By American Red Cross, Special for USDR
The American Red Cross is facing a blood shortage and today issued an emergency call for eligible individuals to donate blood or platelets as soon as possible.
Blood and platelet donations are being sent to hospitals faster than donations are coming in. In fact, donations have fallen short of expectations for the past two months, resulting in about 61,000 fewer donations than what is needed.
“The decline in summer donations is causing a significant draw-down of our overall blood supply, and we urgently need people to give now to restock hospital shelves and help save lives,” said Shaun Gilmore, president, Red Cross Biomedical Services. “Every day, patients recovering from accidents or those receiving treatments for cancer or blood disorders rely on lifesaving blood products regardless of theseason.”
The blood shortage is compounded around Independence Day due to many fewer blood drives, which are hosted by volunteer sponsors. With many on vacation, sponsors hold fewer blood drives at their business, place of worship, or community gathering. Nearly 700 fewer blood drives were held the week of July 4th than an average week – That’s the equivalent of the Red Cross not collecting blood donations at any blood drives for more than an entire day.
Blood Donation is Simpler than Many Realize
Blood or platelet donation can be intimidating and even scary for some. One of the reasons people admit to never giving blood is their fear of needles – a fear that many Red Cross donors have overcome. Individuals who are on the fence can put their hesitations aside as they hear from Red Cross blood and platelet donors how simple it is to roll up a sleeve and help save lives.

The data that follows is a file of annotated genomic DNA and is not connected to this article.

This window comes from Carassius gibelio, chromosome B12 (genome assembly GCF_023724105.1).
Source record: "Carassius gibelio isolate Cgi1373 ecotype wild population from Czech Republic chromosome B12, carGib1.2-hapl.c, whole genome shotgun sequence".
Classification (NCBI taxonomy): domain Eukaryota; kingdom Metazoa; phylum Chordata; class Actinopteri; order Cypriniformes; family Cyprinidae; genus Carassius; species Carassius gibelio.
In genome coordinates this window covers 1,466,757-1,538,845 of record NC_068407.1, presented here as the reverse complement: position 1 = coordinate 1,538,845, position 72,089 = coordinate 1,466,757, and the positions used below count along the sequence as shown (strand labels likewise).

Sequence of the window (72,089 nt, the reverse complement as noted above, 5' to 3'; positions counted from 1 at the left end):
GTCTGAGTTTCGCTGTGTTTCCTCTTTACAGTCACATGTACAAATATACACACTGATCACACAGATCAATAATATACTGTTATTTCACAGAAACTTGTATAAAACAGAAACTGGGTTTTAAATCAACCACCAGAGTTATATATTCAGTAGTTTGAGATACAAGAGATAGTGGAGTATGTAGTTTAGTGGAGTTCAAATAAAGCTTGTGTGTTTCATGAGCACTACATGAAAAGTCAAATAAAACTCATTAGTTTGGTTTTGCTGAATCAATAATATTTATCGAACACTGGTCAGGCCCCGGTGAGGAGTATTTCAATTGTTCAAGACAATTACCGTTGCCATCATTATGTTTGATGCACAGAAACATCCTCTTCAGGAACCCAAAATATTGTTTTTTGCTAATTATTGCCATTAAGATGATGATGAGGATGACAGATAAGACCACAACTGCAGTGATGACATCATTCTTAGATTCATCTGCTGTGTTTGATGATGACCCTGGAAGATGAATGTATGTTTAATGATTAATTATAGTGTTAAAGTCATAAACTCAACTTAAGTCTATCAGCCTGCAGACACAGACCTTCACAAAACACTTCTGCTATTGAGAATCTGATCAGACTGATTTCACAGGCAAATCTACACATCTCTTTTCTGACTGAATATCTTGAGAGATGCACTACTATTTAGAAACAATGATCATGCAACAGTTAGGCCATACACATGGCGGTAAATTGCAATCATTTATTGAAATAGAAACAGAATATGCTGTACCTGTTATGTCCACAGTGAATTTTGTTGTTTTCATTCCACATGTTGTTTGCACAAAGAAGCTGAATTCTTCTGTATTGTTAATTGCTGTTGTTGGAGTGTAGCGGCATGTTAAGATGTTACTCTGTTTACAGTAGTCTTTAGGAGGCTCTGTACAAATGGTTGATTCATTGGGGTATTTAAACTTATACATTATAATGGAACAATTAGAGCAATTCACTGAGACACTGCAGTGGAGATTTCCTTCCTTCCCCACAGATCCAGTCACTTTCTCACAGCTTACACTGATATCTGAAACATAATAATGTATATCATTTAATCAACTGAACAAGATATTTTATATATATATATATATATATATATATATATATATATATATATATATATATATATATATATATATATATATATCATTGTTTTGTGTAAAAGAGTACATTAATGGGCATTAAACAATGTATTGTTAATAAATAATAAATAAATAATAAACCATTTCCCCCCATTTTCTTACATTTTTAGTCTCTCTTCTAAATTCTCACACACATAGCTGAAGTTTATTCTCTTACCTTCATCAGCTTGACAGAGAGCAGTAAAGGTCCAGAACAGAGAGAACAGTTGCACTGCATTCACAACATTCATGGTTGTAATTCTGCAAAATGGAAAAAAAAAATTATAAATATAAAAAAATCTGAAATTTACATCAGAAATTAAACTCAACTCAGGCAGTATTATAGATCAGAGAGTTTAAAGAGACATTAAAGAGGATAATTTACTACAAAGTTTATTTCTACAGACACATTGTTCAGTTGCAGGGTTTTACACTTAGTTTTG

“For a first-time donor, drink plenty of fluids, and eat a good breakfast,” said Red Cross blood donor Chris Hunt. “It’s not difficult – you can do this!”
Every two seconds, someone in the U.S. needs blood. The Red Cross must collect nearly 14,000 blood donations every day for patients at approximately 2,600 hospitals across the country.
Eligible individuals of all blood types are needed to make an appointment to give today by using the Red Cross Blood Donor App, visiting redcrossblood.org or calling 1-800-REDCROSS (1-800-733-2767). Donors can help even more people by inviting a family member, friend or co-worker to donate too. The Red Cross also advises individuals to complete a RapidPass online health history questionnaire to help speed up the donation process.
Donation appointments are encouraged to reduce possible wait times at blood donation sites. The Red Cross has added about 25,000 additional appointment slots at donation centers and community blood drives across the country over the next few weeks to help accommodate an influx of donors.
Individuals who are 17 years of age in most states (16 with parental consent where allowed by state law), weigh at least 110 pounds and are in generally good health may be eligible to donate blood. High school students and other donors 18 years of age and younger also have to meet certain height and weight requirements.
About the American Red Cross:
The American Red Cross shelters, feeds and provides emotional support to victims of disasters; supplies about 40 percent of the nation’s blood; teaches skills that save lives; provides international humanitarian aid; and supports military members and their families. The Red Cross is a not-for-profit organization that depends on volunteers and the generosity of the American public to perform its mission. For more information, please visit redcross.org or cruzrojaamericana.org, or visit us on Twitter at @RedCross.
SOURCE American Red Cross